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33 Vand. J. Transnat'l L. 933 (2000)
Prosecuting the Fog of War--Examining the Legal Implications of an Alleged Massacre of South Korean Civilians by U.S. Forces during the Opening Days of the Korean War in the Village of No Gun Ri

handle is hein.journals/vantl33 and id is 949 raw text is: NOTES
Prosecuting the Fog of War?'
Examining the Legal Implications of
an Alleged Massacre of South Korean
Civilians by U.S. Forces During the
Opening Days of the Korean War in
the Village of No Gun Ri
In the Fall of 1999, the Associated Press reported a story
of an alleged massacre of Korean civilians, conducted by U.S.
troops at the beginning of the Korean War in the hamlet of No
Gun Ri. The story had an incendiary effect, both in the
United States and abroad. The story of an incident from half-
a-century ago caused many to reexamine the conduct of
American   forces   in  that  war,   the   current  security
arrangements in East Asia, the U.S.-R.O.K. relationship, and
the wisdom and ability of modem Americans to investigate,
evaluate, and judge historical events from our current
historical and cultural perspective.
International law has developed a detailed body of law
dealing with war crimes through the Nuremberg Charter and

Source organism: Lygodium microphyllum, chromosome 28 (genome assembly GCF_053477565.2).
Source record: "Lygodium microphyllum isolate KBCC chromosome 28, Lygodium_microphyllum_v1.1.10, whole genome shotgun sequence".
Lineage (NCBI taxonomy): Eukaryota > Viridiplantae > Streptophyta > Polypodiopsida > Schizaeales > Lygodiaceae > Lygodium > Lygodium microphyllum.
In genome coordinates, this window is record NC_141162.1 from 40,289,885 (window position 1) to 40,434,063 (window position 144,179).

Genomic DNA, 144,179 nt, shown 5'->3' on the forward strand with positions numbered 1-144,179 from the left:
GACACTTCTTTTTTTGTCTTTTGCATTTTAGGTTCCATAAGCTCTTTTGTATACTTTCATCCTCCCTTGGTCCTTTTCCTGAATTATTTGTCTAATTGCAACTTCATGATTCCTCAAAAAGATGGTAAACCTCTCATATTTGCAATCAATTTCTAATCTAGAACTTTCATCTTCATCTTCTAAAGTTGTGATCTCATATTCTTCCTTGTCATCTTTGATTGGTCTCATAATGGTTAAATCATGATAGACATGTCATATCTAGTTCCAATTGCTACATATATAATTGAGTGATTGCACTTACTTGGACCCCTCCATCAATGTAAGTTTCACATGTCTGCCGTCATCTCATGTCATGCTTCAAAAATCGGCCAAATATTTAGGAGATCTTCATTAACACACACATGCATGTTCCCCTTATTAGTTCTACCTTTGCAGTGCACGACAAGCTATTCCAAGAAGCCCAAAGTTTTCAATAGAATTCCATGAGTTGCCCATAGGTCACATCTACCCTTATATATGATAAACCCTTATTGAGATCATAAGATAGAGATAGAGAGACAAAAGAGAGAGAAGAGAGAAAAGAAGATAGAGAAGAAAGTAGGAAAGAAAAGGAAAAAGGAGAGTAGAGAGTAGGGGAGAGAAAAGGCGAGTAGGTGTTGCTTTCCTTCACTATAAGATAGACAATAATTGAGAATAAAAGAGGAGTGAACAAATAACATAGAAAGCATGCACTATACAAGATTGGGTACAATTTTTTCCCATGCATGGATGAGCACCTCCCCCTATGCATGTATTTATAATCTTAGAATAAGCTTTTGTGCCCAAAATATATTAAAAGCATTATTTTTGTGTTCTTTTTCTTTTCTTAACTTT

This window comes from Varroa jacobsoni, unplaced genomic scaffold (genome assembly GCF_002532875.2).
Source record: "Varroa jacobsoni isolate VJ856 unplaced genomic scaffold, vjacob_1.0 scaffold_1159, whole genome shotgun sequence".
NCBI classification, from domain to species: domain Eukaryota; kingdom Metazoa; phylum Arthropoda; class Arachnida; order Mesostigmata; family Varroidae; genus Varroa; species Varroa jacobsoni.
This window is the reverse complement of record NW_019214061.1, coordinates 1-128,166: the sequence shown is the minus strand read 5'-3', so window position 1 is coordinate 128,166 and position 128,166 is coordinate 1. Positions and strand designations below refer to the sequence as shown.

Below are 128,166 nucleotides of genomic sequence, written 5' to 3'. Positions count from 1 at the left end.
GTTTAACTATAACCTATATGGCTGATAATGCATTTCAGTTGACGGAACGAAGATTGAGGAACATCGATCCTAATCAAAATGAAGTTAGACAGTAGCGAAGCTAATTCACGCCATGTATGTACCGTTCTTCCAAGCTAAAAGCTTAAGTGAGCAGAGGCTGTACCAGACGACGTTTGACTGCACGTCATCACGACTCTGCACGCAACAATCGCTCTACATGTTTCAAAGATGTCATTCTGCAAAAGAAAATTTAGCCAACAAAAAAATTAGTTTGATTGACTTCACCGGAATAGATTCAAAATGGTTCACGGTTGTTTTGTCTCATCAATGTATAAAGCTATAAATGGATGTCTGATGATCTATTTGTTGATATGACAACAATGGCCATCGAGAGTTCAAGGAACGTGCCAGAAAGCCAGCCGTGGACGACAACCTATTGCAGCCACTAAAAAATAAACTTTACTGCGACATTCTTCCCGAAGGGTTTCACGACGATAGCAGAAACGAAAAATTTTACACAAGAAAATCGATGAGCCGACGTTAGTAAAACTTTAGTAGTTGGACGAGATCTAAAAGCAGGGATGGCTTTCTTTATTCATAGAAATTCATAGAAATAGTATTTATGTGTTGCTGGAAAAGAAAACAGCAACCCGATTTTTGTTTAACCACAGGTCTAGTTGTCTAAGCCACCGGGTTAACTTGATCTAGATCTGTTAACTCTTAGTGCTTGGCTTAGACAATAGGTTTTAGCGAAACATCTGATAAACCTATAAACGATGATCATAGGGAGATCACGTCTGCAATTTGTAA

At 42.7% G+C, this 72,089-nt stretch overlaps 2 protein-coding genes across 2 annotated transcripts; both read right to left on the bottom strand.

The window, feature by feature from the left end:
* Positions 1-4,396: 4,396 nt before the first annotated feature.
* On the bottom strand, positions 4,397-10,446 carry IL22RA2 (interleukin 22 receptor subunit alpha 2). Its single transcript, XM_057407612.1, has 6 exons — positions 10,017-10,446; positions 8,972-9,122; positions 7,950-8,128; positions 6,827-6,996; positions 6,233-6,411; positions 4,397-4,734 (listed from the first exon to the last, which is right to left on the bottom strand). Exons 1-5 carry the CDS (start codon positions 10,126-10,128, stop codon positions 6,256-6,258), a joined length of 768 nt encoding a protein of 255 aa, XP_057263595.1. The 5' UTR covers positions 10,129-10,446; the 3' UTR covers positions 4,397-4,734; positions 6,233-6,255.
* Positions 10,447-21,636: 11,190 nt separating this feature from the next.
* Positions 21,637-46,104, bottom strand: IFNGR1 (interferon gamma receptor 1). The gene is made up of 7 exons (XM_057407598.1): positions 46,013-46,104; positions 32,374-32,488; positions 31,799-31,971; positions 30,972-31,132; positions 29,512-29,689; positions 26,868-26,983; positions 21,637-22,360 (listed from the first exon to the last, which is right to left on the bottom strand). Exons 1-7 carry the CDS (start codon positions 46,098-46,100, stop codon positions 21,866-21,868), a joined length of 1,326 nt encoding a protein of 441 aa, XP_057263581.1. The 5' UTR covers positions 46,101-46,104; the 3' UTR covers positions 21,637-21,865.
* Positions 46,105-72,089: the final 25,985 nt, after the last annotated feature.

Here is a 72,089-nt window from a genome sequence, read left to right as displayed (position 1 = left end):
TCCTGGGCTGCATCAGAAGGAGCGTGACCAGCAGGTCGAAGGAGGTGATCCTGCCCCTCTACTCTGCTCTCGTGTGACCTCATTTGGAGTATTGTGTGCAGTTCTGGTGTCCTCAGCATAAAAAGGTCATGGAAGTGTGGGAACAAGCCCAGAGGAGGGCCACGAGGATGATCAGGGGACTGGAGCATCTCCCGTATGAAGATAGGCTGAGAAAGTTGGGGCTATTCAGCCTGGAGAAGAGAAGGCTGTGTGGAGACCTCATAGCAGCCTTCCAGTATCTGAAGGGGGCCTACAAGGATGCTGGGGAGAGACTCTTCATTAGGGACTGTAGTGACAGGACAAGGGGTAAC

the Geneva Conventions. Prosecution of war criminals by
International Tribunals has been nearly non-existent since
the end of the Second World War. International law appears
to eliminate the defense of superior orders, but U.S. military
law is not so clear. It seems highly doubtful that the United
1.   The Prussian strategist of the Napoleonic Era, Karl Von Clausewitz is
often credited with introducing the concept of the fog of war. The fog of war
refers to the constant uncertainty that develops due to a lack of complete data,
inaccurate information, and the frequent friction or chaos that results from a
partial picture, the rapid pace of modem combat, and the unquantifiable human
factors. KARL VON CLAUSEWITZ, VoM KRIEGE [ON WAR] 51-53, 75 (O.J. Matthijs
Jolles trans., Random House Modem Library Edition 1943) (1832). Clausewitz is
considered required reading at all the service war colleges, and his insight has
been seen as critical for operational planning by military commanders. In fact, ON
WAR became the Rosetta Stone for the post-Vietnam military. Col. Harry G.
trans., Regnery Publ'g 1997) (1965).


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